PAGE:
“A Delightful Experience!”
Friday, March 12 I had the delightful experience of watching the first of the dress rehearsals of Prana’s next production. Practicing since January outdoors, this intrepid group of middle schoolers have been braving temperatures in the thirties to put on this play. In All the World’s a Stage, Roberta Weiner has created a witches’ brew of excitement, murder, romance, humor and mayhem from some of the Bard’s most famous plays.
In this all-in-one romp, lovers of Shakespeare will recognize some of his most famous lines and soliloquies. Puck, from A Midsummer Night’s Dream strolls by the witches from Macbeth, who have a fourth witch who keeps trying to be included, despite the fact that she is not carrying a broom, but a feather duster. Puck then tricks Benedict and Beatrice, from Much Ado About Nothing, to stop quarreling and realize their love for one another. Then back to MacBeth, where “Double, double toil and trouble” portend the murder of King Duncan. But in a clever vaudevillian sight gag, Lady MacBeth is holding the knife the wrong way. The wicked witches cheer on the knifing, commenting that someone’ been reading too much Harry Potter; these witches are not Hermione; they are evil!
Next, Puck becomes the MC of the Most Evil Solo Villain Award. The actors take on convincing British accents as they speak actual lines from their plays: Claudius, Iago, Tybalt and Cassius. Each villain tries to win by explaining how they committed heinous deeds, but they end up arguing about who was made into a Disney character. (Iago from Aladdin, plot of Lion King from Hamlet.) Puck brushes off comparisons of the “spare son” in MacBeth to Prince Harry and Meghan. Tybalt, from Romeo and Juliet, brags that he set the whole tragic plot in motion. Cassius, from Julius Caesar, reveals that he was the one who convinced Brutus to kill Julius Caesar; but nobody remembers him today. “The fault, dear Brutus, is not in our stars” brings on a discussion of John Green’s young adult novel taken from that line.
So on skips the show. There is a Shakespearean Jeopardy Show, with appropriate moment of silence for Alex Trebeck. An amazing number of expressions we use today are taken from these famous speeches. The witches try to ring-in but complain about their buzzers. Juliet performs a video Daily Double from a balcony with her famous “What’s in a name? That which we call a rose by any other name would smell as sweet.” Suddenly, the whole cast breaks into a West Side Story dance at the gym, straight from the original score. Then soon, a Renaissance style dance ensues. You’ll have to come to the show to find out which character appears at the end, protesting that he was left out.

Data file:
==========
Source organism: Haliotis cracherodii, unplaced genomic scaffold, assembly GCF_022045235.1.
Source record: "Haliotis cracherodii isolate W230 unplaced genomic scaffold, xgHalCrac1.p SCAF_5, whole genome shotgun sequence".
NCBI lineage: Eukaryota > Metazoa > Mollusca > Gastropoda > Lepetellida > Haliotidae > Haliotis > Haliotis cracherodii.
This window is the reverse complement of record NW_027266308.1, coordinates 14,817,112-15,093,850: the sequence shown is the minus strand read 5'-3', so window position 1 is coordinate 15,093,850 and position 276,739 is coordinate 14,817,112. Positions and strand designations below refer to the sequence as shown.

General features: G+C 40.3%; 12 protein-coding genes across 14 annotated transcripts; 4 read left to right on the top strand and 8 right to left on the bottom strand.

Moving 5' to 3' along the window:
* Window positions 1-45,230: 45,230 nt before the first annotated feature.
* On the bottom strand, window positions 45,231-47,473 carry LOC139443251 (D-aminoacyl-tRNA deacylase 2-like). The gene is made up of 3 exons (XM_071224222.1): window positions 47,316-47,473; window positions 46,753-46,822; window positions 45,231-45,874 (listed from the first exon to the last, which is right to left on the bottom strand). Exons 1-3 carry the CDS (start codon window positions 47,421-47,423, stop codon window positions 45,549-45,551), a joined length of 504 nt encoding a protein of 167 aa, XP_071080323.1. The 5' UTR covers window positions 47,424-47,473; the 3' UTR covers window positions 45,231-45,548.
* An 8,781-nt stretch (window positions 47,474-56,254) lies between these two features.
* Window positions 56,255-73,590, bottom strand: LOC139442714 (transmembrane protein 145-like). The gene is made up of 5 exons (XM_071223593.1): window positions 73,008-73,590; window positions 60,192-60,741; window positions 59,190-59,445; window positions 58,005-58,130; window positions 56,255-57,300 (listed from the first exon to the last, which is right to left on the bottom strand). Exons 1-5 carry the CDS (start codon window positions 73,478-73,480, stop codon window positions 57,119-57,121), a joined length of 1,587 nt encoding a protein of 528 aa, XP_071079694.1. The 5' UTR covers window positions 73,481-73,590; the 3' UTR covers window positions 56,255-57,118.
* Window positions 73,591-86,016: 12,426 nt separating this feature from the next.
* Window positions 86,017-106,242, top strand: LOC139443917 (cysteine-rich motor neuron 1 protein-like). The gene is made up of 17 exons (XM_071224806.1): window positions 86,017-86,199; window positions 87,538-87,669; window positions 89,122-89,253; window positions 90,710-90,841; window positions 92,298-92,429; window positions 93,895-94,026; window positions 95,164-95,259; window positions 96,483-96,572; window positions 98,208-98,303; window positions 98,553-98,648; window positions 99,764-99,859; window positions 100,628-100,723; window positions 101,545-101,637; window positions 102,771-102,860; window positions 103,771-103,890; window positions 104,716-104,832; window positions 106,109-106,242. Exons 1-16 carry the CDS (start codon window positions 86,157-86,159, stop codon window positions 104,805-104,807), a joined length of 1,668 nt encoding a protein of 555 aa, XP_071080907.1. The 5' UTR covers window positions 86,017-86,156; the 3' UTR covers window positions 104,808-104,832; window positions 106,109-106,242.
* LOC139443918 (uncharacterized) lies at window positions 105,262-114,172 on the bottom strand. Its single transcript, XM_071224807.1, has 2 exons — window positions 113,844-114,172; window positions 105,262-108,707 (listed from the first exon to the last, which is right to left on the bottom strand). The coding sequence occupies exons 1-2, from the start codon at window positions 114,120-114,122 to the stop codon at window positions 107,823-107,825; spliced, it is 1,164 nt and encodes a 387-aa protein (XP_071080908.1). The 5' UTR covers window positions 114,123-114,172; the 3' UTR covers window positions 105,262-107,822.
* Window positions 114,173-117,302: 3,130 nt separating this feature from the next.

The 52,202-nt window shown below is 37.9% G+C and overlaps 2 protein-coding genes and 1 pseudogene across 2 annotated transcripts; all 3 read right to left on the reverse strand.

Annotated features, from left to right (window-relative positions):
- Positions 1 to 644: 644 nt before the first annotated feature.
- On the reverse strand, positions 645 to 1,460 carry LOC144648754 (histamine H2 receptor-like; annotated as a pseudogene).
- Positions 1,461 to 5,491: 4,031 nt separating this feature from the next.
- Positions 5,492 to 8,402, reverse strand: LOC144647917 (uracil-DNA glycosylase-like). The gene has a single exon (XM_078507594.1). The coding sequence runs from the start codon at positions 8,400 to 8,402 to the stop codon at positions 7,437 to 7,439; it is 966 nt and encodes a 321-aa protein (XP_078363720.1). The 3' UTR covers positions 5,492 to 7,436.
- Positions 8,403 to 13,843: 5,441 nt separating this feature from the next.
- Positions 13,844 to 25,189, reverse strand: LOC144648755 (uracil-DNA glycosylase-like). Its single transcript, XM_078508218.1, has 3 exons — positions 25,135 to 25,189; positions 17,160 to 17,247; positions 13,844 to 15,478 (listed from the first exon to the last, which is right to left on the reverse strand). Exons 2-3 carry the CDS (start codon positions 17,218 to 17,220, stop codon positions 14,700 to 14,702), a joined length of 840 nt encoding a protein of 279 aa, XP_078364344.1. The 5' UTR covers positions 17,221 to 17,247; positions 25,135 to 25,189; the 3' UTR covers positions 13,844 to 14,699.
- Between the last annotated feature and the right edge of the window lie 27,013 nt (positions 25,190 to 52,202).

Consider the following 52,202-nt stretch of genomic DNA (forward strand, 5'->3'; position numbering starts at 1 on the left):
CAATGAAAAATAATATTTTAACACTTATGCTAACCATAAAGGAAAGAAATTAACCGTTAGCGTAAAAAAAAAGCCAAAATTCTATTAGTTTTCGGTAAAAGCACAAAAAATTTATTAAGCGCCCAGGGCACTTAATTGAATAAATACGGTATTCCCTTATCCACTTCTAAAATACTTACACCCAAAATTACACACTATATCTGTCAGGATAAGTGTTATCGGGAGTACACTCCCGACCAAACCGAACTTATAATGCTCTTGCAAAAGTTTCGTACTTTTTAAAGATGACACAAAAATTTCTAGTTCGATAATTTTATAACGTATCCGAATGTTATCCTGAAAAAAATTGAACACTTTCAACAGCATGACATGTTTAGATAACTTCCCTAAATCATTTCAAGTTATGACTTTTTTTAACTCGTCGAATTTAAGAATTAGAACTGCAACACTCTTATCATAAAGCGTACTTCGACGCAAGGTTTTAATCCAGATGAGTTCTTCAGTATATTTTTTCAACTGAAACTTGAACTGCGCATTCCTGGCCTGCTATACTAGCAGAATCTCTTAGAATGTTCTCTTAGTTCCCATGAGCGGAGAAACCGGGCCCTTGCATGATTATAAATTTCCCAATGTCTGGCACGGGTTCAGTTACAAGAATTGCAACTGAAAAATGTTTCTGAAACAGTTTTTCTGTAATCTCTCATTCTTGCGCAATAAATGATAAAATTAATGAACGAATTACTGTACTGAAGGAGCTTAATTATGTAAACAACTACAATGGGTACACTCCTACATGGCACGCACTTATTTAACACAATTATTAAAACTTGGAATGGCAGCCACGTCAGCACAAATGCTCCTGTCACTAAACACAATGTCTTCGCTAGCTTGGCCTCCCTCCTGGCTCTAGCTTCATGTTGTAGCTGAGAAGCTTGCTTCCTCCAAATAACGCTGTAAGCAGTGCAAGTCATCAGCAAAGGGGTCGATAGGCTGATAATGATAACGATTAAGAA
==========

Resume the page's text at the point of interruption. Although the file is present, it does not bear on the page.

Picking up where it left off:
But you will find a remarkable cast of middle schoolers who amazingly show their chops for the 1600’s dialogue and drama, but maintain a flair for comedy. Roberta Weiner has written a superb introduction to Shakespeare for actors and audience as well. It will be shown in the parking lot behind the library on Sunday, March 21, weather permitting, at 1:00 and 2:15. [A FEW tickets remain, contact Roberta Weiner ->Roberta@pranacenter.com]
Don’t miss this chance to see theater performed outdoors, just as it was in Shakespeare’s Globe Theater. I could not fail to mention all the players; below are the talented actresses and actor.
Alex Cashin, Olivia Beaudet, Sadie Bigelow, Olivia Huntington, Drew Cummings, May Shade, Abigail Halstead, Saachi Chandrakant, and Allyson Forbes.